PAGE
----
Deaf geographies, and other worlds.
For the last couple of years… and particularly since the end of my PhD loomed into sight, I’ve been musing on the need to publish.
This has surfaced some pretty large tensions.
Rather than labour the point by detailing all the to-ing and fro-ing… I’ve reached a point where things have reached stability, and I can now describe a clear problem…. and it is this:
Despite everything that recognition dictates… a traditional approach to publication is inappropriate for both the material I work with, and where I’m at in my academic life at the moment.
By that, I mean that the relatively standard advice; to take time, and publish small amounts of peer-reviewed material, particularly selected for its appeal to journals/publishers… and gradually work up a traditional academic publication profile, only fits with a small amount of the work that I do, and will ultimately prevent me being the academic that I want to be.
Unless things change to allow me to work on writing 100% of the time, what this type of ‘conformative’ publication plan leads to in the next ten years is perhaps 3 or 4 published journal papers, a couple of chapters, one book (that would be withheld until it was ready to print) and a number of semi-obfuscated blog articles that essentially try to ‘hide’ the core of my thinking to make sure that it still has the appeal of being ‘unpublished’.
I might still not have an academic position… and my work won’t be known beyond the few Deaf-Studies academics who care to read complex historiography and spatial theory.
Or, I can forget all of this and publish ‘transformatively’.
In other words, start to publish immediately, and prolifically… preferring peer-review to be carried out in public, publishing anything and everything that I work on… having little concern for a traditional publication profile, preferring simply to write for consumption by whomever wants to read it.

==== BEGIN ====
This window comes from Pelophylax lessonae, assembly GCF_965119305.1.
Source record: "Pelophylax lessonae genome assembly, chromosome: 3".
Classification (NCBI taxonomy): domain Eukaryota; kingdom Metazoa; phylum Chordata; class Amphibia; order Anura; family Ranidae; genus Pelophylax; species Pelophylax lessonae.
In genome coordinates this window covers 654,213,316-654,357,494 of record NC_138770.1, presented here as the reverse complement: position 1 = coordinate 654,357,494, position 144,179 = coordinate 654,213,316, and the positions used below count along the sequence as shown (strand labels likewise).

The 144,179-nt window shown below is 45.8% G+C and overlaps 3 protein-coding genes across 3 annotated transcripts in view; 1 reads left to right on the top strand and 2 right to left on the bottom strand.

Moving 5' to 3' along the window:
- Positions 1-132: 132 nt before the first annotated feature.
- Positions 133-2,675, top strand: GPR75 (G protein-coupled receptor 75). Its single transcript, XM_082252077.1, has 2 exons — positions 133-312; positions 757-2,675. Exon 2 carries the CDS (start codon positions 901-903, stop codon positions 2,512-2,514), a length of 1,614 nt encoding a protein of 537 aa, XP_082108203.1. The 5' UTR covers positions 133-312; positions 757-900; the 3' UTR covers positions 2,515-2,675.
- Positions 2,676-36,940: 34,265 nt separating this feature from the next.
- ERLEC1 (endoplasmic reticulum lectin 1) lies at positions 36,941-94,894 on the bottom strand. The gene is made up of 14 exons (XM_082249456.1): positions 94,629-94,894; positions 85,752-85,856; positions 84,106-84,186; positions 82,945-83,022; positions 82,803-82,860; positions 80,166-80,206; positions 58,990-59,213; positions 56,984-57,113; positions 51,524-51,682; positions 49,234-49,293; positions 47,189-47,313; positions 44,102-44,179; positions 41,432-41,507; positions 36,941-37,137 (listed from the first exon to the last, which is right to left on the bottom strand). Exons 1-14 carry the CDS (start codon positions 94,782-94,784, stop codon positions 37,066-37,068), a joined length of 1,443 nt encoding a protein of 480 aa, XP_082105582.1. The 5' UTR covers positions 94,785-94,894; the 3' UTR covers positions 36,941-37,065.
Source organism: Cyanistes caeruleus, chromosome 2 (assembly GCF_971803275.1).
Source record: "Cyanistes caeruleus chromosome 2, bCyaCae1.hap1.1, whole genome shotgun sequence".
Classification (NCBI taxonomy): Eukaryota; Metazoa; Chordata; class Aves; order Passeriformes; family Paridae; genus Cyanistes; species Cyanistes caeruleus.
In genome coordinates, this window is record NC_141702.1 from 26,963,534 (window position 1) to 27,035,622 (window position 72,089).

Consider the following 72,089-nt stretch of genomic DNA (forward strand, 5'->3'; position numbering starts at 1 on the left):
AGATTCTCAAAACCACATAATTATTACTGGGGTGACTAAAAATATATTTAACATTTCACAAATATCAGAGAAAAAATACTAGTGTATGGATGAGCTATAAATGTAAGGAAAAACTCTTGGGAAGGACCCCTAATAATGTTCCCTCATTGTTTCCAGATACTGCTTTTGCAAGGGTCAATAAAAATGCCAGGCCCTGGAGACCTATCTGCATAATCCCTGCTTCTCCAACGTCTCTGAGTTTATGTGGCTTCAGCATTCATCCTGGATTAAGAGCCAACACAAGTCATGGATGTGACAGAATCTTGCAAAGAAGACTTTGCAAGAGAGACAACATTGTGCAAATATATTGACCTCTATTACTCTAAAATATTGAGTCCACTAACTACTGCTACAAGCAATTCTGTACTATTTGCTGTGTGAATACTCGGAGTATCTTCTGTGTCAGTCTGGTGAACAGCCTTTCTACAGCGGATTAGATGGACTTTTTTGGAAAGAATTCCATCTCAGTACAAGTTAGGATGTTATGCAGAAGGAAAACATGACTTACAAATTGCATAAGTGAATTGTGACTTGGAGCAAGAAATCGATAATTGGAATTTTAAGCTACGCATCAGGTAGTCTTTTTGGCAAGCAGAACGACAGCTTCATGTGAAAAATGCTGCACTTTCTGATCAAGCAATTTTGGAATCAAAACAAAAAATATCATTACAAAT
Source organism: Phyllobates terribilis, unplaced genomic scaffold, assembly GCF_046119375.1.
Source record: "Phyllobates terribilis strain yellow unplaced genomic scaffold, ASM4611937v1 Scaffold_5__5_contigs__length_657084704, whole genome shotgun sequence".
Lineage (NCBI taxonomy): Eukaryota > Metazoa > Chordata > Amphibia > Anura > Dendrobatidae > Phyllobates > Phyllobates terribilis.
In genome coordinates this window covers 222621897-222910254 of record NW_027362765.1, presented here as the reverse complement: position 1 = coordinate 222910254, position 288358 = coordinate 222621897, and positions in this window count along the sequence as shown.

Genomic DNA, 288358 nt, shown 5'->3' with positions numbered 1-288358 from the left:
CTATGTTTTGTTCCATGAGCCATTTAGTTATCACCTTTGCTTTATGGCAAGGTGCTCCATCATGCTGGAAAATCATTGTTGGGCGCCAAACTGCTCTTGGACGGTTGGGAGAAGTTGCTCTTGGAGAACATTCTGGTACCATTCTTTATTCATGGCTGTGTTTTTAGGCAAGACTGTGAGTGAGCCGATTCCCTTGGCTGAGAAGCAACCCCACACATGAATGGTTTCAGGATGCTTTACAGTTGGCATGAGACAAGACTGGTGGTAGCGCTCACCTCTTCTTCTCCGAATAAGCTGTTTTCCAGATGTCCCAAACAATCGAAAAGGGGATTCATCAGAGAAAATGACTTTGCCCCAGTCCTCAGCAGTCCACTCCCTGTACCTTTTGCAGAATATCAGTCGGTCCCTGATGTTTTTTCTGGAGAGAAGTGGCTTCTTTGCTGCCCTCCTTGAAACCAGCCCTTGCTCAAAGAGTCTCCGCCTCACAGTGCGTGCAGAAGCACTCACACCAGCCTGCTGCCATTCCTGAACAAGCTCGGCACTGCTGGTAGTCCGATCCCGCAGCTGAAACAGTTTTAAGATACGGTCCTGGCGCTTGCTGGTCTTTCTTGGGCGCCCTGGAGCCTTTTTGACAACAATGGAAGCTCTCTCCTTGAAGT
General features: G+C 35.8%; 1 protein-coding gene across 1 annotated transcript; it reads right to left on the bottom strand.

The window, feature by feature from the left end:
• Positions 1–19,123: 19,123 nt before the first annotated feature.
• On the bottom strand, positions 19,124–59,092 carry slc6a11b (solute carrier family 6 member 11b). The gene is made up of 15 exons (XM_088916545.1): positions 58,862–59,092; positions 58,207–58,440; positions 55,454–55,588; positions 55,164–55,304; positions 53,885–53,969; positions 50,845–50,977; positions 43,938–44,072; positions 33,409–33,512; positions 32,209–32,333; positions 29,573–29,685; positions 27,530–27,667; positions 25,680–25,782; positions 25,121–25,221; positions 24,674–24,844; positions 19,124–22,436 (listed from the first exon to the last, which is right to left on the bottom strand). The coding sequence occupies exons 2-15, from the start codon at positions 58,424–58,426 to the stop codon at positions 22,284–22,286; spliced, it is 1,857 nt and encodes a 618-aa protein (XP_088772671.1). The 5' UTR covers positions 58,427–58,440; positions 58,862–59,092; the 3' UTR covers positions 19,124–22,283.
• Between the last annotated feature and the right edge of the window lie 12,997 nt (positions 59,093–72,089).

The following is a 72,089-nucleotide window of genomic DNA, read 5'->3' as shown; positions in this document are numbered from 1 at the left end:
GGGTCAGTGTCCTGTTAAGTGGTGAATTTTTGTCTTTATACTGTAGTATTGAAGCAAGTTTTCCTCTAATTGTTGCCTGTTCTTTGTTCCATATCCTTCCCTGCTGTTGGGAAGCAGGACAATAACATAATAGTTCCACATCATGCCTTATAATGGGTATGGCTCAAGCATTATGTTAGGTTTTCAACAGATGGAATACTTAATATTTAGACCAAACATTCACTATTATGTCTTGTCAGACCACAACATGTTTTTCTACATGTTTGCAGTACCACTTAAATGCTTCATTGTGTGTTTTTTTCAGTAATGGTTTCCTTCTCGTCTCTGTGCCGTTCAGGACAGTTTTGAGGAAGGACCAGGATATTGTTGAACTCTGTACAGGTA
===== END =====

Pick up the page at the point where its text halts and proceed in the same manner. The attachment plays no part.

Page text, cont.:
What this will lead to is possibly fewer paper-based publications (it might even mean more!). But it will mean a constant stream of material (along with its peer-review comments) which will gradually build into a bank of web-based publications… which will be accessible to both academic audiences and the Deaf community (who ultimately own the material I’m working on anyway) – it might even lead to a debate about the academe, and its approach to publication and the worth of academic knowledge.
Of course there are risks… Publishers might not want to publish material that’s already freely available (I don’t know if that’s true or not)… The quality control is in my hands, and not that of a publisher… peer review will be offered only by those who want to be involved… and I’ll probably have to fight myself for the sake of recognition at a later date… but I’ll try and do that publicly too…
Ultimately, I’ll be free to write what I want, when I want, and how I want… without following rules that don’t seem to built for this situation… and potentially find a new way to make material more accessible to those who are most concerned.